It’s no secret that city dwellers can be a bit aggressive: Whether they’re guarding their personal space on a crowded train, racing other commuters for a taxi, or just pushing their way down a crowded city street, many city dwellers aren’t just aggressive—they can be downright territorial. But human city dwellers aren’t the only ones with these kinds of tendencies. A recent study published in the journal Biology Letters found that urban birds may also be more territorial and aggressive than their more laid back rural counterparts.

In order to study how humans and human-built environments impact bird behavior, researchers at Virginia Tech decided to compare aggressive territoriality in urban and rural song sparrows. They identified two urban sites with heavy human foot traffic—the campuses of Virginia Tech and Radford University—as well as two rural sites (a farm and a park). They then played a recording of a male song sparrow to the male song sparrows at each site, observing how they reacted to the “intrusion” from a stranger.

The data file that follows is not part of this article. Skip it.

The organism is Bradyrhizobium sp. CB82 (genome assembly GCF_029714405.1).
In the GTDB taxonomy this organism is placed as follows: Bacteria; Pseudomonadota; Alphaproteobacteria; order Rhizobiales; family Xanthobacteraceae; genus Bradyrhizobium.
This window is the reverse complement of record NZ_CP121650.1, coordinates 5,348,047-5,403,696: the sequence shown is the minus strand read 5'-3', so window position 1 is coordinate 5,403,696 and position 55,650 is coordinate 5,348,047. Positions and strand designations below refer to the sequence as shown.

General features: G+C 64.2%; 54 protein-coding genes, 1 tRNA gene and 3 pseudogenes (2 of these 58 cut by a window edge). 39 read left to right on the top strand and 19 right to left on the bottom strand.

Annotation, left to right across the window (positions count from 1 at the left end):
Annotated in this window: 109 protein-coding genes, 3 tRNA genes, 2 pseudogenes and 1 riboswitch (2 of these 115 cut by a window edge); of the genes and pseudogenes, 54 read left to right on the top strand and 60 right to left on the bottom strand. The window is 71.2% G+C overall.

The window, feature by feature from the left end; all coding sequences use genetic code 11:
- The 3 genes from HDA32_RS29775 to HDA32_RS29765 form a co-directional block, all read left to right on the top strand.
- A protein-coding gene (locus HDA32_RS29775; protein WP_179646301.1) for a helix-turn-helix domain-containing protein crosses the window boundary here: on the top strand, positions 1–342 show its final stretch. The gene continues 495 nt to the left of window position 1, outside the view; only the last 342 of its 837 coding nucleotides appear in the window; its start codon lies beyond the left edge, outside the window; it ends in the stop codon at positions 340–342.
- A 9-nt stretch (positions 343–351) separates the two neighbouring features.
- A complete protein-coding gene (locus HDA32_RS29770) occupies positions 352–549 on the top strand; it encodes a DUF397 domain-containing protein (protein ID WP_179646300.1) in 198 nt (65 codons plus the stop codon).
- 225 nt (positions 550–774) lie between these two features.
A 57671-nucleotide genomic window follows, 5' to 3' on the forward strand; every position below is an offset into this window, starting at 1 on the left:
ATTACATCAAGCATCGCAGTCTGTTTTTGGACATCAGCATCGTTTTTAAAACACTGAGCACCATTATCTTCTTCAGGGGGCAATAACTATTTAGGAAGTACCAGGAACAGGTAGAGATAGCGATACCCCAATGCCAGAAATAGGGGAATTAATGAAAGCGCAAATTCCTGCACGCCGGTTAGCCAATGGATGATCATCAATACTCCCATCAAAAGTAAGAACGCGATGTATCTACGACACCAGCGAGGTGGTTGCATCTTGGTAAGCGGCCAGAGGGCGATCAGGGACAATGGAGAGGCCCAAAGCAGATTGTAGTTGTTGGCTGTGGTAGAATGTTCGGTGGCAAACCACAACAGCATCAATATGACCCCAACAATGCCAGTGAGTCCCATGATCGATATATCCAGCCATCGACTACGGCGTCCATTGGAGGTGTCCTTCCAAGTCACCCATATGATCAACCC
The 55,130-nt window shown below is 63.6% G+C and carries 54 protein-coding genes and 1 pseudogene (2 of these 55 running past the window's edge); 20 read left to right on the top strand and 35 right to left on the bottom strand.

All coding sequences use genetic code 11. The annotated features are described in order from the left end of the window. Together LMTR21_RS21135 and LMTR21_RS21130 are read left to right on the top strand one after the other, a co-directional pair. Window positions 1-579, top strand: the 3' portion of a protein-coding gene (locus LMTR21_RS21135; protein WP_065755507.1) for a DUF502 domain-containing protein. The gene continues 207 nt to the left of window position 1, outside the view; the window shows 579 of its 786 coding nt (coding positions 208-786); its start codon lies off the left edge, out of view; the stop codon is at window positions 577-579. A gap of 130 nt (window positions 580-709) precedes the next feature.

Researchers found that urban sparrows were significantly more aggressive than rural sparrows: They approached the sound, flapped their wings angrily, sang loudly, then began singing a “soft song” (the term researchers use for the ominous, garbled noise birds make before attacking). Rural birds, meanwhile, responded to the recordings, but with less intensity.

Researchers aren’t sure why urban birds exhibit more aggressively territorial tendencies than rural birds, though they believe lack of space and limited resources might drive urban birds to become more protective of their territory. “A possible reason for this is that these birds have less space but better resources to defend,” researcher Scott Davies explains. “Living near humans provides better food and shelter, but it also means more competition for these limited resources.”

Researcher Kendra Sewall explains that the study was part of a broader effort to gauge the impact of human population growth on animals. "Predicting the impact that human population growth will have on wildlife requires studying the species that adjust and persist in human-impacted habitats," she says. "Suburban sprawl is a primary form of human habitat change and though many species can survive in our backyards, their behavior and physiology may change to cope with shifts in resources and with new disturbances."

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